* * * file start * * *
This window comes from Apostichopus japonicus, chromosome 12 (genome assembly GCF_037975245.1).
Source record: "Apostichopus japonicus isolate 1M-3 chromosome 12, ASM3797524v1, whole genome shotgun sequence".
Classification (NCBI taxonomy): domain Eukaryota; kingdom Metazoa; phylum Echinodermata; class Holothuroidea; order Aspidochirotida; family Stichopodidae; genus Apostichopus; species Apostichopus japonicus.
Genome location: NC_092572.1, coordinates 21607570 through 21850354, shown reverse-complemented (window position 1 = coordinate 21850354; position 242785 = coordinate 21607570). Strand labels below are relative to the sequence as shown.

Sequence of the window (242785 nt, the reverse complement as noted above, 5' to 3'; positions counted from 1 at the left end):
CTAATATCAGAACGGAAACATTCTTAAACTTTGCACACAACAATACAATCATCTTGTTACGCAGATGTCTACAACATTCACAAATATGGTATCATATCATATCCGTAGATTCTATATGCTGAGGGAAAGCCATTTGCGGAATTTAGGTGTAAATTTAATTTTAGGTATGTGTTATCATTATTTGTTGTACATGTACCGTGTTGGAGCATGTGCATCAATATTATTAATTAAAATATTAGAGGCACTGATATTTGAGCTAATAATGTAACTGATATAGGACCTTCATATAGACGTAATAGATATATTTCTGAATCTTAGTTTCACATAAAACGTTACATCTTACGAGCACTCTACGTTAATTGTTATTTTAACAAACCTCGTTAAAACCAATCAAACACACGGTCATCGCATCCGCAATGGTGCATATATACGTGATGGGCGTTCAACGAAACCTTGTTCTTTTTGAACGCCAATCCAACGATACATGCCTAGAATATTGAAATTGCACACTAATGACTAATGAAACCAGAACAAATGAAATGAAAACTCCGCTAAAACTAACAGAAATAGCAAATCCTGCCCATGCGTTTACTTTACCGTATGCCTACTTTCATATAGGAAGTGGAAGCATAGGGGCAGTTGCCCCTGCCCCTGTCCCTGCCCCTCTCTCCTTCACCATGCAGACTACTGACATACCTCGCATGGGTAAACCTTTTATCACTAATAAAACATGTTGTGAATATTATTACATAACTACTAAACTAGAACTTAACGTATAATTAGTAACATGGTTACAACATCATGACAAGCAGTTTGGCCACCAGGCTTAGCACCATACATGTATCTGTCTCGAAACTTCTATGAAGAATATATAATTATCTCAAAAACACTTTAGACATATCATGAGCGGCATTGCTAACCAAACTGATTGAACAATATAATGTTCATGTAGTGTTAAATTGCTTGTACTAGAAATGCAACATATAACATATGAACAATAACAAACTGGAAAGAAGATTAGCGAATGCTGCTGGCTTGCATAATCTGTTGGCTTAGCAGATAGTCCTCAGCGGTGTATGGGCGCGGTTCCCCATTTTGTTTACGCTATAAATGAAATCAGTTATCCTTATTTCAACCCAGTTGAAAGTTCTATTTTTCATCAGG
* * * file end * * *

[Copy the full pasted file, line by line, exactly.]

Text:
This window comes from Apostichopus japonicus, chromosome 12 (genome assembly GCF_037975245.1).
Source record: "Apostichopus japonicus isolate 1M-3 chromosome 12, ASM3797524v1, whole genome shotgun sequence".
Classification (NCBI taxonomy): domain Eukaryota; kingdom Metazoa; phylum Echinodermata; class Holothuroidea; order Aspidochirotida; family Stichopodidae; genus Apostichopus; species Apostichopus japonicus.
Genome location: NC_092572.1, coordinates 21607570 through 21850354, shown reverse-complemented (window position 1 = coordinate 21850354; position 242785 = coordinate 21607570). Strand labels below are relative to the sequence as shown.

Sequence of the window (242785 nt, the reverse complement as noted above, 5' to 3'; positions counted from 1 at the left end):
CTAATATCAGAACGGAAACATTCTTAAACTTTGCACACAACAATACAATCATCTTGTTACGCAGATGTCTACAACATTCACAAATATGGTATCATATCATATCCGTAGATTCTATATGCTGAGGGAAAGCCATTTGCGGAATTTAGGTGTAAATTTAATTTTAGGTATGTGTTATCATTATTTGTTGTACATGTACCGTGTTGGAGCATGTGCATCAATATTATTAATTAAAATATTAGAGGCACTGATATTTGAGCTAATAATGTAACTGATATAGGACCTTCATATAGACGTAATAGATATATTTCTGAATCTTAGTTTCACATAAAACGTTACATCTTACGAGCACTCTACGTTAATTGTTATTTTAACAAACCTCGTTAAAACCAATCAAACACACGGTCATCGCATCCGCAATGGTGCATATATACGTGATGGGCGTTCAACGAAACCTTGTTCTTTTTGAACGCCAATCCAACGATACATGCCTAGAATATTGAAATTGCACACTAATGACTAATGAAACCAGAACAAATGAAATGAAAACTCCGCTAAAACTAACAGAAATAGCAAATCCTGCCCATGCGTTTACTTTACCGTATGCCTACTTTCATATAGGAAGTGGAAGCATAGGGGCAGTTGCCCCTGCCCCTGTCCCTGCCCCTCTCTCCTTCACCATGCAGACTACTGACATACCTCGCATGGGTAAACCTTTTATCACTAATAAAACATGTTGTGAATATTATTACATAACTACTAAACTAGAACTTAACGTATAATTAGTAACATGGTTACAACATCATGACAAGCAGTTTGGCCACCAGGCTTAGCACCATACATGTATCTGTCTCGAAACTTCTATGAAGAATATATAATTATCTCAAAAACACTTTAGACATATCATGAGCGGCATTGCTAACCAAACTGATTGAACAATATAATGTTCATGTAGTGTTAAATTGCTTGTACTAGAAATGCAACATATAACATATGAACAATAACAAACTGGAAAGAAGATTAGCGAATGCTGCTGGCTTGCATAATCTGTTGGCTTAGCAGATAGTCCTCAGCGGTGTATGGGCGCGGTTCCCCATTTTGTTTACGCTATAAATGAAATCAGTTATCCTTATTTCAACCCAGTTGAAAGTTCTATTTTTCATCAGG